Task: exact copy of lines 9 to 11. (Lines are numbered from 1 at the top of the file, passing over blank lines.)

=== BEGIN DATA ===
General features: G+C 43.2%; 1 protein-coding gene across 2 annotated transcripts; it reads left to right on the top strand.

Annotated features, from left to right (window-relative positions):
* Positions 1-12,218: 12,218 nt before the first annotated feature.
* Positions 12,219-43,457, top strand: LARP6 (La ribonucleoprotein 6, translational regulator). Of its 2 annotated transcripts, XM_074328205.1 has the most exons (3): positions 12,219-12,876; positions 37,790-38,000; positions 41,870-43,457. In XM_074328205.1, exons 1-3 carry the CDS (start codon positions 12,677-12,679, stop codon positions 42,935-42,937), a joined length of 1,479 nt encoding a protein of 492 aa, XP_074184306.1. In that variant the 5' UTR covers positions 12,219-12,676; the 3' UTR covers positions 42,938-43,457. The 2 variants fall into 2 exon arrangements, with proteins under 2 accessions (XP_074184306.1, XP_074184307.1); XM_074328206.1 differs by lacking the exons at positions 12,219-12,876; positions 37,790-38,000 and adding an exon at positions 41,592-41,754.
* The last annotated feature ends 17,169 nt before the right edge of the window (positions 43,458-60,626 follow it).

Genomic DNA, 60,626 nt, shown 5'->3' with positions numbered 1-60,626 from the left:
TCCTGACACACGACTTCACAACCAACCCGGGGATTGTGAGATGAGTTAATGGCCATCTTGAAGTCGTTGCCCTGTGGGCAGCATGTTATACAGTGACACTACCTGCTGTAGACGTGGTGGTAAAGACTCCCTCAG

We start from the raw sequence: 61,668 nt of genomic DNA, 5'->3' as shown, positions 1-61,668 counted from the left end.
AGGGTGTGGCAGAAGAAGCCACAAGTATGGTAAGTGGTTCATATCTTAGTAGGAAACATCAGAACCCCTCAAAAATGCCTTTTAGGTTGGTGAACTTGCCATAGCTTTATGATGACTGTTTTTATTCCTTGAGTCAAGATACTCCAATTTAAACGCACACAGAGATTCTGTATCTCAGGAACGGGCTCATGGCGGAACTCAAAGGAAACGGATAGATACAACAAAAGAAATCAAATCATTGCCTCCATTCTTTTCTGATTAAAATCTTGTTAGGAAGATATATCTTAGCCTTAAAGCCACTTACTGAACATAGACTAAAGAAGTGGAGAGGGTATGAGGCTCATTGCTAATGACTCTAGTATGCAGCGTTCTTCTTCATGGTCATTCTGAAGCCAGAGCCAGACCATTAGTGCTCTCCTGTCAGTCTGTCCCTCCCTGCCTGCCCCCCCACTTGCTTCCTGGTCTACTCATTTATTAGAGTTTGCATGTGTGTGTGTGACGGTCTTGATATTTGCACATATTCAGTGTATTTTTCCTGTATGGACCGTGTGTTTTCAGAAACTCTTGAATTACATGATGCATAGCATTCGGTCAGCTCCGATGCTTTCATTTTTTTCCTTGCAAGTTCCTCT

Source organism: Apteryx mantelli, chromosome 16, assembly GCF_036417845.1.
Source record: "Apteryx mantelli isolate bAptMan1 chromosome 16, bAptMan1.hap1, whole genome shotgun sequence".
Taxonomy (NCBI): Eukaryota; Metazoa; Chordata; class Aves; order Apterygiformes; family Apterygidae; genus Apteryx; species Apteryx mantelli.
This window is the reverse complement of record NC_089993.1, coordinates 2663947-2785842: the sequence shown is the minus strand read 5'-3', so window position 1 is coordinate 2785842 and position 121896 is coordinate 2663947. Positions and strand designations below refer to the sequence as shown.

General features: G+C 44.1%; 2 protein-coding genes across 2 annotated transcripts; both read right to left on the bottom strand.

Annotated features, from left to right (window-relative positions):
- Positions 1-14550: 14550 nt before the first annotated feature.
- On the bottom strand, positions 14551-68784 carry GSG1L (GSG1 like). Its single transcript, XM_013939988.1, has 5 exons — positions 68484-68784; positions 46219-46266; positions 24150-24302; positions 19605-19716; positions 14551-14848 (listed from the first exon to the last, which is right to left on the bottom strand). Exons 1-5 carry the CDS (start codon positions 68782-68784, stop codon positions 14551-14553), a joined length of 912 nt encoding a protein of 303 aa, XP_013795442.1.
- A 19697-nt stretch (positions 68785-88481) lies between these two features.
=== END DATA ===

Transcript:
AGGGTGTGGCAGAAGAAGCCACAAGTATGGTAAGTGGTTCATATCTTAGTAGGAAACATCAGAACCCCTCAAAAATGCCTTTTAGGTTGGTGAACTTGCCATAGCTTTATGATGACTGTTTTTATTCCTTGAGTCAAGATACTCCAATTTAAACGCACACAGAGATTCTGTATCTCAGGAACGGGCTCATGGCGGAACTCAAAGGAAACGGATAGATACAACAAAAGAAATCAAATCATTGCCTCCATTCTTTTCTGATTAAAATCTTGTTAGGAAGATATATCTTAGCCTTAAAGCCACTTACTGAACATAGACTAAAGAAGTGGAGAGGGTATGAGGCTCATTGCTAATGACTCTAGTATGCAGCGTTCTTCTTCATGGTCATTCTGAAGCCAGAGCCAGACCATTAGTGCTCTCCTGTCAGTCTGTCCCTCCCTGCCTGCCCCCCCACTTGCTTCCTGGTCTACTCATTTATTAGAGTTTGCATGTGTGTGTGTGACGGTCTTGATATTTGCACATATTCAGTGTATTTTTCCTGTATGGACCGTGTGTTTTCAGAAACTCTTGAATTACATGATGCATAGCATTCGGTCAGCTCCGATGCTTTCATTTTTTTCCTTGCAAGTTCCTCT

Source organism: Apteryx mantelli, chromosome 16, assembly GCF_036417845.1.
Source record: "Apteryx mantelli isolate bAptMan1 chromosome 16, bAptMan1.hap1, whole genome shotgun sequence".